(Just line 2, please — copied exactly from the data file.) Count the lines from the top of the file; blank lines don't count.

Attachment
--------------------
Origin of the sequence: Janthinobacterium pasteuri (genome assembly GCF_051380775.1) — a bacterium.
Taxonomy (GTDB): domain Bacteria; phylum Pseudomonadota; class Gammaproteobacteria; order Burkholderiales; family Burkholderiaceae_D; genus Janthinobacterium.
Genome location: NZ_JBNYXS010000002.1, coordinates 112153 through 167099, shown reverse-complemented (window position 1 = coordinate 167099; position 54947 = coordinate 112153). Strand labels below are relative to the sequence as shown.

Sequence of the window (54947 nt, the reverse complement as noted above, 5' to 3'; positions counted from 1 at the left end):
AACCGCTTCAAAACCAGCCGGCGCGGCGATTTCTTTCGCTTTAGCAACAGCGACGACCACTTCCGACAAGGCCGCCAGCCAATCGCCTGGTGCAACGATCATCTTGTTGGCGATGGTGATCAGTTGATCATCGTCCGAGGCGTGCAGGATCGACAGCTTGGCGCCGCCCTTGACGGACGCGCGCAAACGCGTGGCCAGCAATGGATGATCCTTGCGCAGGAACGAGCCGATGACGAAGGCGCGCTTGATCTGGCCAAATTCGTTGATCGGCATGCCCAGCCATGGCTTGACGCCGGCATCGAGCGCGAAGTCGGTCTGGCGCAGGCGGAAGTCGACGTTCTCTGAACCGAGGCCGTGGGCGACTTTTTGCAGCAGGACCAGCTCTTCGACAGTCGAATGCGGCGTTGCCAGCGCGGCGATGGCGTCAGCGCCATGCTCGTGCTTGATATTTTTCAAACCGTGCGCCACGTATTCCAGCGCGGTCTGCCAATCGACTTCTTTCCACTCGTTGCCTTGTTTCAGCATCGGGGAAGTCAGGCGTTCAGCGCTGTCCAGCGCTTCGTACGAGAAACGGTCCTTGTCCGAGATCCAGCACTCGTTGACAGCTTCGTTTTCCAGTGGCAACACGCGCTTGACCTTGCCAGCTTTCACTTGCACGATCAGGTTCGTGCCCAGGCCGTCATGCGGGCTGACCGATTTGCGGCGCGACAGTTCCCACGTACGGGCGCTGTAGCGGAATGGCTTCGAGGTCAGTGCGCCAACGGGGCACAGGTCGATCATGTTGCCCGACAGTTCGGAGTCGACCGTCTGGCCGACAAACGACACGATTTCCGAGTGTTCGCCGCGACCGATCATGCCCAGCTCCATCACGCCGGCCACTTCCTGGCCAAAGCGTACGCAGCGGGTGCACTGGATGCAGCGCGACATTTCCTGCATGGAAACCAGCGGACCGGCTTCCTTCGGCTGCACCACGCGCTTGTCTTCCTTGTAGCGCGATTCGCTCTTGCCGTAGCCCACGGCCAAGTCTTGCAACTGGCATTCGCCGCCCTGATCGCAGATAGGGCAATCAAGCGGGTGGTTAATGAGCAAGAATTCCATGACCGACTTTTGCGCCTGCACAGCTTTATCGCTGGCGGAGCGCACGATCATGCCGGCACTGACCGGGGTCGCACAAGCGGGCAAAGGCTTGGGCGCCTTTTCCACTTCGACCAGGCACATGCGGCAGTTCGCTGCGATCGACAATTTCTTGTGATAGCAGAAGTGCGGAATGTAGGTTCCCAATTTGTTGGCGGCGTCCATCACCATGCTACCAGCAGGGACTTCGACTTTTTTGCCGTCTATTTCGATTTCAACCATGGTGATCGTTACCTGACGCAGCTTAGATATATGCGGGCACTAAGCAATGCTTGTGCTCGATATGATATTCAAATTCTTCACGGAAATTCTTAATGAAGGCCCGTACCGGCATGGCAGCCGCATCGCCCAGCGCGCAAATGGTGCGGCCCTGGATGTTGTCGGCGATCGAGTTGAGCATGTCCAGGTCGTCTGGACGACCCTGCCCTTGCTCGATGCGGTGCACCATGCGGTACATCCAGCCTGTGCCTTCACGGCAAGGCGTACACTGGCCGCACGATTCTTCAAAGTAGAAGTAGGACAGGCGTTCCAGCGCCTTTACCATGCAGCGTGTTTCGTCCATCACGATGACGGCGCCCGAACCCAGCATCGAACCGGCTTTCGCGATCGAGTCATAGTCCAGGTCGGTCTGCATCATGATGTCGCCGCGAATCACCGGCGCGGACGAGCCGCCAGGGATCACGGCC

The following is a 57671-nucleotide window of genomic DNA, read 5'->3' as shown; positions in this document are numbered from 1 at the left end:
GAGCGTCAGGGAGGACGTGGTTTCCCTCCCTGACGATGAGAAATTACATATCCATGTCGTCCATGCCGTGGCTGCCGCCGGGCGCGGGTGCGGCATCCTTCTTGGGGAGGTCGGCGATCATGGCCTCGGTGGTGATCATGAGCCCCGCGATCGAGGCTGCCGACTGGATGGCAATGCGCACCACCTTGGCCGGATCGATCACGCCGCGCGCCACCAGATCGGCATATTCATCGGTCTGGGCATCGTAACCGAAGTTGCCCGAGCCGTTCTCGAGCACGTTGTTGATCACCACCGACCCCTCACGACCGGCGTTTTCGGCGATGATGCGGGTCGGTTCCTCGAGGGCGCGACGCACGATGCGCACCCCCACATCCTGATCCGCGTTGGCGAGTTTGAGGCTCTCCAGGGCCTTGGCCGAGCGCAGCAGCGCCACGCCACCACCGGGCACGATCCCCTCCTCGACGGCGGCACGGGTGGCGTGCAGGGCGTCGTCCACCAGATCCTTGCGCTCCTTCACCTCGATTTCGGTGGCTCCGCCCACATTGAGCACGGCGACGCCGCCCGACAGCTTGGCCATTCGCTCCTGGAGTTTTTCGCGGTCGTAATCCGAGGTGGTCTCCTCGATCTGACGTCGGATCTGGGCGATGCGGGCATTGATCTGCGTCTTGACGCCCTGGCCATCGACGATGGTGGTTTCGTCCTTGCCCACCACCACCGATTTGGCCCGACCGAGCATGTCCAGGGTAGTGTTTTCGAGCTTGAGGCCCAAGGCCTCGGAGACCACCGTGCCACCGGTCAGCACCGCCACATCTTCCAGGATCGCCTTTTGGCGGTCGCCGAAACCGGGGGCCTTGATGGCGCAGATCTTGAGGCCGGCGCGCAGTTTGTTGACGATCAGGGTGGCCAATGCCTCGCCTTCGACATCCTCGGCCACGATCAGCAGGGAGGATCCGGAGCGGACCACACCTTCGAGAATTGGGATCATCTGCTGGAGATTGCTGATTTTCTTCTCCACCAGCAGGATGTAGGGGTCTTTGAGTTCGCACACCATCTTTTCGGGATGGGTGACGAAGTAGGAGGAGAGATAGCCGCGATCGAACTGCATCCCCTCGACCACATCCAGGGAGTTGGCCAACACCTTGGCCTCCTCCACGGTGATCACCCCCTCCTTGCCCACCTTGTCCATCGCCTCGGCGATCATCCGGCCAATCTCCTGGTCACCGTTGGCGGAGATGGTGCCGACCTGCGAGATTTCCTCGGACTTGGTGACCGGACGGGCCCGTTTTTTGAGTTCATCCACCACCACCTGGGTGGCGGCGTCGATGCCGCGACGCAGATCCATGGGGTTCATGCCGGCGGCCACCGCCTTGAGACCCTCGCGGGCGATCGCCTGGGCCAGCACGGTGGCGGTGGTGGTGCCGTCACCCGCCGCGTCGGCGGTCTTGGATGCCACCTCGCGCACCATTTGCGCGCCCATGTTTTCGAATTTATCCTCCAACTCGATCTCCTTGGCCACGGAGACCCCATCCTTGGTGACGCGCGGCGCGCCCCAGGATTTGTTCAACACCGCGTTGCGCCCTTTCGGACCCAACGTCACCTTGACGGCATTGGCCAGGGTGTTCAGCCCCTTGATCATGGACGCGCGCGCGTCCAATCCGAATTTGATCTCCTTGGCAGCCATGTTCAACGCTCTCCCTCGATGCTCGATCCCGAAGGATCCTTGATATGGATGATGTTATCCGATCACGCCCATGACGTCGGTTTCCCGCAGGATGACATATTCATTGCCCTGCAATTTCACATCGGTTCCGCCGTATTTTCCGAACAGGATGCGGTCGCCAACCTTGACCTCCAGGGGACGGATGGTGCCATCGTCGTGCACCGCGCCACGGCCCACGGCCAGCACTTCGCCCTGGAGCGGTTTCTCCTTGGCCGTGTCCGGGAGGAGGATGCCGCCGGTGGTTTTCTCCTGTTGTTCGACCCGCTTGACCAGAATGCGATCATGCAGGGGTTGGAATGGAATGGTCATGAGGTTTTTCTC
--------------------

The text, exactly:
Taxonomy (GTDB): domain Bacteria; phylum Pseudomonadota; class Gammaproteobacteria; order Burkholderiales; family Burkholderiaceae_D; genus Janthinobacterium.